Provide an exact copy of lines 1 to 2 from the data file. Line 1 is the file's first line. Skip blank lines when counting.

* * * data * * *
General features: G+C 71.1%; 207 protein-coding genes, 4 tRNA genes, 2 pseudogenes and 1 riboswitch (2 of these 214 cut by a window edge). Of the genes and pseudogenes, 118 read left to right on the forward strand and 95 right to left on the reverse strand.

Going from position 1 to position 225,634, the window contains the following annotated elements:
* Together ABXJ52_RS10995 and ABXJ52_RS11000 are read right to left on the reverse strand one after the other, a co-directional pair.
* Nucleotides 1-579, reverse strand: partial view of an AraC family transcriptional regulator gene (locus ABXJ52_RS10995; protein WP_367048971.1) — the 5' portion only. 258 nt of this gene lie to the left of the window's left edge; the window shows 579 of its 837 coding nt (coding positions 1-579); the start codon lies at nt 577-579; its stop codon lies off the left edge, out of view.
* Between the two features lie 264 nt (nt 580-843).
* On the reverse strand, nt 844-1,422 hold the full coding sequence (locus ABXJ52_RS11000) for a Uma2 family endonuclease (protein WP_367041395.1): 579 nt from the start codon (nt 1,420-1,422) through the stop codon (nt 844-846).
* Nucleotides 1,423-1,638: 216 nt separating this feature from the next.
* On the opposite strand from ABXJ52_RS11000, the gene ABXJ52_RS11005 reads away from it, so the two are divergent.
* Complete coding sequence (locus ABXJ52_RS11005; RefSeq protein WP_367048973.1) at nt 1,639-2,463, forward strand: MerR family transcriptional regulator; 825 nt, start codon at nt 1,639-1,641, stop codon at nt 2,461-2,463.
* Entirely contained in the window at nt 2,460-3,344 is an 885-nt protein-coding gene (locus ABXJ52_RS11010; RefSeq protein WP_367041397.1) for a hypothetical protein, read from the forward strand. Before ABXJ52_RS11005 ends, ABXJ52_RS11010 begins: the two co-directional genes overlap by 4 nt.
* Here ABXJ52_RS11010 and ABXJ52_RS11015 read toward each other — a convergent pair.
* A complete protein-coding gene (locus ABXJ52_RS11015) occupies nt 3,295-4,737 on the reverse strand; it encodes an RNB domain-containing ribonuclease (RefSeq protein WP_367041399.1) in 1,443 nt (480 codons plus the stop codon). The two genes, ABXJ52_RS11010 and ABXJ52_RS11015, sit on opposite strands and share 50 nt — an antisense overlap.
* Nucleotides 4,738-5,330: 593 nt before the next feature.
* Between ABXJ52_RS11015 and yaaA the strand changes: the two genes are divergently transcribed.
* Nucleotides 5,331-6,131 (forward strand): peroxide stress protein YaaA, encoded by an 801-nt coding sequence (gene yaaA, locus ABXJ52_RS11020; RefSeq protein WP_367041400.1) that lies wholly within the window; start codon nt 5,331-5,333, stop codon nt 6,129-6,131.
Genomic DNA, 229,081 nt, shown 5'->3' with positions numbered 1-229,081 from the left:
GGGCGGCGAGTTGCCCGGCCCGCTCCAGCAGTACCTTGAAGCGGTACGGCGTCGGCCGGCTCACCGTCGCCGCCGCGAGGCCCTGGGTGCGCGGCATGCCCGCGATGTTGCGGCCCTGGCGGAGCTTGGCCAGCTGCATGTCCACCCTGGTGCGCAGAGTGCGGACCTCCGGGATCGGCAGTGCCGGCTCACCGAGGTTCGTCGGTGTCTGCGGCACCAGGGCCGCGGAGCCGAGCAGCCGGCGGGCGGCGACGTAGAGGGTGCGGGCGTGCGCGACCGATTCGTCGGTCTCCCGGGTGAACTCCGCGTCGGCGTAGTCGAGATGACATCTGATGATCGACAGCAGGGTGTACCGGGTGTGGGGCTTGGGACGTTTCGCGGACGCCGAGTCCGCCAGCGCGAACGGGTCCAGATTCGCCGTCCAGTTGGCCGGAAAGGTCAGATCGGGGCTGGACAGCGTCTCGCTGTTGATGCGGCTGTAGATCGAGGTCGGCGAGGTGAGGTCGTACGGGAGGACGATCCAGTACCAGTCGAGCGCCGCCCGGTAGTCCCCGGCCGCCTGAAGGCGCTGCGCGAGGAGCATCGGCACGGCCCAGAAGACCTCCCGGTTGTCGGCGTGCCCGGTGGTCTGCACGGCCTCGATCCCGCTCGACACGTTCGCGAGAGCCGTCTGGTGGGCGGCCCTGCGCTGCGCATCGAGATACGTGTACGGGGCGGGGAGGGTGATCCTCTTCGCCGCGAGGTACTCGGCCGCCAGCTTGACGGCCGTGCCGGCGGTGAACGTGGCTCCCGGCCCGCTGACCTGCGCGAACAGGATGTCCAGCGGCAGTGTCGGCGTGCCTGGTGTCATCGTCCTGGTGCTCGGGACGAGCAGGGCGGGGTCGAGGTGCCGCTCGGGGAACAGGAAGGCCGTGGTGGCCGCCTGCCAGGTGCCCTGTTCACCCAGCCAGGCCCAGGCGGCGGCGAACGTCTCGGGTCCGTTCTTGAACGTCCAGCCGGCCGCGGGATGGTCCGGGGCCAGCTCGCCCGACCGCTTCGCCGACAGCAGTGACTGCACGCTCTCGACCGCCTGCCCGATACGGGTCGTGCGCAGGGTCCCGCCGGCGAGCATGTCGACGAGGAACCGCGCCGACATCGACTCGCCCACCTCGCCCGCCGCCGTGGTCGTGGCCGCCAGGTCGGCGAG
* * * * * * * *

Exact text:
General features: G+C 71.1%; 207 protein-coding genes, 4 tRNA genes, 2 pseudogenes and 1 riboswitch (2 of these 214 cut by a window edge). Of the genes and pseudogenes, 118 read left to right on the forward strand and 95 right to left on the reverse strand.

Going from position 1 to position 225,634, the window contains the following annotated elements: